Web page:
One berth, two buyers
A berth broker member was engaged by an owner of a berth to sell it on his behalf.
Negotiations commenced with one buyer who continually required changes to the memorandum of agreement (moa) proposed by the owner. The owner tired of this and instructed the broker to find another purchaser. The broker found one and negotiations continued between owner and both potential purchasers.
After some time, the owner tired of negotiating and, via the broker, passed a message to both purchasers requiring completion within 24 hours. The broker passed this message to the purchasers the next day.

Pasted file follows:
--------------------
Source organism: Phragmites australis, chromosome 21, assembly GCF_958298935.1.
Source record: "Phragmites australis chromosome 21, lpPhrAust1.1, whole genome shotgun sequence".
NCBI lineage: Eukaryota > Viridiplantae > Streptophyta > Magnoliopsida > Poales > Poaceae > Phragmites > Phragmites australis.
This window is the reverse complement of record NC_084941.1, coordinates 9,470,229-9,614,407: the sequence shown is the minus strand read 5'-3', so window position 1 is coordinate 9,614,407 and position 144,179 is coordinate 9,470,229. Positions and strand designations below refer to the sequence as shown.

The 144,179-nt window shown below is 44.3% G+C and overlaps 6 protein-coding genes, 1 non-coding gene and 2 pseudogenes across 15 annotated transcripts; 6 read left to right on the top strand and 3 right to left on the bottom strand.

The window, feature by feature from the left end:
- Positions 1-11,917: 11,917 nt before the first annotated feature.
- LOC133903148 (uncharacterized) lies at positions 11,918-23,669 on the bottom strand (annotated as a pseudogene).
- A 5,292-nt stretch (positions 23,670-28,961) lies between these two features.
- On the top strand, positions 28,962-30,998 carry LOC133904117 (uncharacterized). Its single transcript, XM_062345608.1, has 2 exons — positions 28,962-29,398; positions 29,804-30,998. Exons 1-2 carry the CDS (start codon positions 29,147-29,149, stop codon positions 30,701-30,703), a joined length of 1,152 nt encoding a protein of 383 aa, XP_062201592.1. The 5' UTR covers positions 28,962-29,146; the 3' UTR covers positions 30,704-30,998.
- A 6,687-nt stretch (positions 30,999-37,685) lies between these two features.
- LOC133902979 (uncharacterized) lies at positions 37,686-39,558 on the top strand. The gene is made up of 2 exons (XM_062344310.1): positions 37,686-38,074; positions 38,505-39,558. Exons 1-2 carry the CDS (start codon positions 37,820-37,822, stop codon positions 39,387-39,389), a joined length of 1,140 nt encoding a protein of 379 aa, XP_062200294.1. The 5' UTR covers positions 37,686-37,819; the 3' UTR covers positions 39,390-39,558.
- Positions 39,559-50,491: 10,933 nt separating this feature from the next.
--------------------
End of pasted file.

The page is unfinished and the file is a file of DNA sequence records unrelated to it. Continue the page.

The second purchaser returned an unamended and signed moa within the 24 hour period. The first purchaser returned the moa with amendments later that day, after the 24 hour period has expired.
The owner, broker and second purchaser considered that they had a binding contract. The first purchaser was displeased and obtained legal advice stating that, as a matter of law in the country where the berth is located, he had a contract with the owner, despite the amendments he required.
ITIC doubted that the first purchaser’s contention was right and obtained advice from a local lawyer. This advice confirmed that the first purchaser did not have a binding agreement and the buyer and seller were under no obligation to him. ITIC also advised the broker that this was a particularly dangerous practice for the principal to undertake.